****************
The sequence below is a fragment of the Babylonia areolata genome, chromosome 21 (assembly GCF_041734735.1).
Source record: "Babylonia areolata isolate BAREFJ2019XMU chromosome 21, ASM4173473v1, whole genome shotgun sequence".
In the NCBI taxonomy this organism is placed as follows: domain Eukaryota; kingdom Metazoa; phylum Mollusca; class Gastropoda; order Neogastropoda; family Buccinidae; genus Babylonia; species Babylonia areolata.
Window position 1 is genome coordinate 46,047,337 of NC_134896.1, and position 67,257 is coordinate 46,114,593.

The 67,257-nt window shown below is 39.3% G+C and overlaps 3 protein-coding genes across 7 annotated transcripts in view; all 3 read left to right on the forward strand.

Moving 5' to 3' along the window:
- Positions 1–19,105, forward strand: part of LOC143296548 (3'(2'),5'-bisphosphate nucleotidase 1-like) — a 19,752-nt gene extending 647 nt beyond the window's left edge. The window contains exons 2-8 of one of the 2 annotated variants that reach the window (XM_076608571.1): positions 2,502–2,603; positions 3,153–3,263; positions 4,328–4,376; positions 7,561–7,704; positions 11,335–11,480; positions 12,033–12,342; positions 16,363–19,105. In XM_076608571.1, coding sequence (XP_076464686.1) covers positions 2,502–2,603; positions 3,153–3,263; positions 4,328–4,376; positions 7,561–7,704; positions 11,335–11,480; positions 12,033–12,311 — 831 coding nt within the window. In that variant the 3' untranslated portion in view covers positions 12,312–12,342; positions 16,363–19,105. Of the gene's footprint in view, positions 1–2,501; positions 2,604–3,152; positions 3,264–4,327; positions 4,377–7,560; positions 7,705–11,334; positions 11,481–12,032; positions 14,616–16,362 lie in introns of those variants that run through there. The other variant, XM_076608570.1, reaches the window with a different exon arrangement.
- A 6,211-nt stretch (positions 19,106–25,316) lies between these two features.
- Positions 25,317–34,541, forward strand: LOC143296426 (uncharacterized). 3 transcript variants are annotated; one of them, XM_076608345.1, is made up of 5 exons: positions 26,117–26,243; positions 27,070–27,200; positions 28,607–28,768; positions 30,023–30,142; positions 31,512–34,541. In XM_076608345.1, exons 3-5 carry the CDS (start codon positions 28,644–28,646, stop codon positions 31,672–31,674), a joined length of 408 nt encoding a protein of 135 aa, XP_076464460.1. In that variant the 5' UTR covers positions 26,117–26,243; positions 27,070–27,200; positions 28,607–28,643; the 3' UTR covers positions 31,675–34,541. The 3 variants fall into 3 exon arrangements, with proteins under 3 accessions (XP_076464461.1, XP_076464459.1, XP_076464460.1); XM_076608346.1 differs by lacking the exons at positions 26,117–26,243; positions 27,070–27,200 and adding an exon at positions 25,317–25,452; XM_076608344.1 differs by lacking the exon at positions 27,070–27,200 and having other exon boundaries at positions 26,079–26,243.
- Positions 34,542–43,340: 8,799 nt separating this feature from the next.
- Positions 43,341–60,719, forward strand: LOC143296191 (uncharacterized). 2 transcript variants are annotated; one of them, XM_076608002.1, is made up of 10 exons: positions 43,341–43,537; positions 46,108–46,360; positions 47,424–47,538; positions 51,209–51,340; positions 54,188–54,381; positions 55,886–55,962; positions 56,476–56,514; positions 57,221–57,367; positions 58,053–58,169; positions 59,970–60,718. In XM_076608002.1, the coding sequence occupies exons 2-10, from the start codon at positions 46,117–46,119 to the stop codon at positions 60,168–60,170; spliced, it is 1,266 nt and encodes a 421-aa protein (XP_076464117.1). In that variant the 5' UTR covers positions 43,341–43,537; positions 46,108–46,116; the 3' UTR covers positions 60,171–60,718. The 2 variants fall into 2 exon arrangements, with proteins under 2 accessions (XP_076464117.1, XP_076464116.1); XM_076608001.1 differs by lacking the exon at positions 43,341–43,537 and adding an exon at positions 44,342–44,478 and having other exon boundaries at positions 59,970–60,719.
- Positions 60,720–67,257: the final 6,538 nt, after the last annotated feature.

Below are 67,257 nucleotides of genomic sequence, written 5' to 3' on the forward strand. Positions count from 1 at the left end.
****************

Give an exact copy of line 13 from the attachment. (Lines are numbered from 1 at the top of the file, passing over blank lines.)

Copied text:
Below are 67,257 nucleotides of genomic sequence, written 5' to 3' on the forward strand. Positions count from 1 at the left end.